Over the last two weeks, the U.S. House of Representatives has held public, televised hearings on the events of January 6, sharing the evidence and testimony they have collected to prove that former President Donald Trump deliberately stoked the flames of a violent insurrection.
But who is watching these hearings, and will they even make a difference in the course of American history?
“I don’t think anyone’s watching,” said Dr. Ravi K. Perry, chair and professor of the department of political science at Howard University. “For most people, the audience really is cable news audience that do not watch Fox [News], and I think that’s in general the best you can hope for.”
On the first night of broadcast, when the hearings aired during primetime, 20 million people tuned in to watch the proceedings, according to Nielsen ratings. That amount is akin to the viewing audience for the Macy’s Day Thanksgiving Parade, but less than the numbers for presidential debates or even the State of the Union address. As the hearings moved to the daytime hours on Monday and Thursday of the following week, viewing numbers dropped by half.
Dr. Shaun Harper, a professor at the University of Southern California, said this decline might be because the hearings feel largely “performative.”
“I do not expect anywhere close to the level of accountability that this attack on our democracy deserves. I certainly do not believe there will be any serious consequences for President Trump,” said Harper. “Because of this, I do not know many friends and colleagues who are wasting their time watching them.”
The hearings have, for the most part, confirmed what was already known, said Harper. But scholars agree that these hearings are, in essence, attempting to make it clear that Trump should be ineligible to run for president in 2024, which Trump has hinted he aims to do.
Amos Jones, a civil rights lawyer in D.C., noted that these hearings are not trials with criminal claims, and added that no tangible results will likely come from them.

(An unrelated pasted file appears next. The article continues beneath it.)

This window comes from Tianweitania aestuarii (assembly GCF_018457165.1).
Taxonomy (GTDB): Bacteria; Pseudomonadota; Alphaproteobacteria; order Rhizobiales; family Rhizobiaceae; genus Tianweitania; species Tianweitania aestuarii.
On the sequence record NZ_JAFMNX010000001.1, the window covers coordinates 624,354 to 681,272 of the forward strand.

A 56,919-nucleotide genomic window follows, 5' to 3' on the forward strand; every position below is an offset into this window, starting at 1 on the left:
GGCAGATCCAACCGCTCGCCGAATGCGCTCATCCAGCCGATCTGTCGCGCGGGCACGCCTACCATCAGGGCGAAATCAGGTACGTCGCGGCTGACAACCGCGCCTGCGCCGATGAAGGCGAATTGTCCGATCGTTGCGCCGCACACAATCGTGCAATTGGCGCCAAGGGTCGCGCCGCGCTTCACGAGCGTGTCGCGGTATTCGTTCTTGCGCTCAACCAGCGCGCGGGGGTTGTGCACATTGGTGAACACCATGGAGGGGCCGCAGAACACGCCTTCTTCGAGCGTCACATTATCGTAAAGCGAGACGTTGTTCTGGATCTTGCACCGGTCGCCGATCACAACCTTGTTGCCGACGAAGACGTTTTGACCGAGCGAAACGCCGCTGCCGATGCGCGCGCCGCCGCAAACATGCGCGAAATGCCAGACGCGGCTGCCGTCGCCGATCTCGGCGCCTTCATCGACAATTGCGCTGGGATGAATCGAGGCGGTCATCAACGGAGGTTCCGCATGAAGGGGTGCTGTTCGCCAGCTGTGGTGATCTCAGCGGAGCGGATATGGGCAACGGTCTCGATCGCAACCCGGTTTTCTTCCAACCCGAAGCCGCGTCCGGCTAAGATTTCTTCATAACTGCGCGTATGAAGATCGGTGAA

“The purpose of these hearings is clearly to somehow make President Trump a neutralized figure for future office,” said Jones, who also teaches media law. “But it’s difficult to see where this could lead to a barring. Just like Margorie Taylor Greene, he has a clear path to the ballot in 2024. He will be challenged, but as the former president, he has a lot of authority still within the Republican party and influence there.”
Ultimately, whether Trump ends up on the ballot or not, Jones said his election will come down to the people. These hearings are an attempt, albeit partisan, to inform the voting public, said Jones, but they are given more legitimacy by the fact that many of the witnesses, and the vice chair of the hearings Representative Liz Cheney from Wyoming, are Republican.
Perry said these witnesses are, for the most part, people who Americans would “view as reasonable.”
“So it feels, hopefully to American people and voters, that even most Republicans knew [Trump’s ‘Big Lie’] was wrong, and Trump and Trump’s inner circle refused to follow the law,” said Perry. “My hope is that people will take this information and understand that to be anti-Trump isn’t to be anti-conservative, just anti the antics that Trump attempted to circumvent hundreds of years of American law.”
The first big test of the hearing’s usefulness will come with the midterm elections in November 2022. Jones cautions that, despite the hearings, time is a mitigating factor in voter’s minds.
“The further in time we get from a crisis, the more the outrage dissipates. A bunch of Americans aren’t watching anymore,” said Jones. “They’ve been through two impeachments, we’re a year and a half away [from Jan. 6]. The American people always look to the future.”
There is some hope that the invasion of the U.S. Capitol, what Jones called “the temple of democracy,” will stick longer in people’s minds. But for Jones, the hyper fragility of the American democracy goes back further than just the months leading up to the November 2020 election and the violent uprising it spawned. He points to the year 2008, when the Republican nominee for president Sen. John McCain picked Gov. Sarah Palin, and the Tea Party, as his running mate.
“When I think about a fragile democracy, to me the fragility is not Jan. 6, it’s that we’re in full blown oligarchy and autocracy, because the very rich control the two parties that have a total lock on the system,” said Jones. This two-party lockdown, with no room for independent voices, “affects poor people, Black people, women, everyone. We need to look to who’s running our elected officials, because it’s not us. It’s not the people. Until the people have more of a say and influence in the way politics are done, we’re going to see these malfunctions, or unstable people on the fringe, getting elected and taking control of Congress.”
Liann Herder can be reached at firstname.lastname@example.org.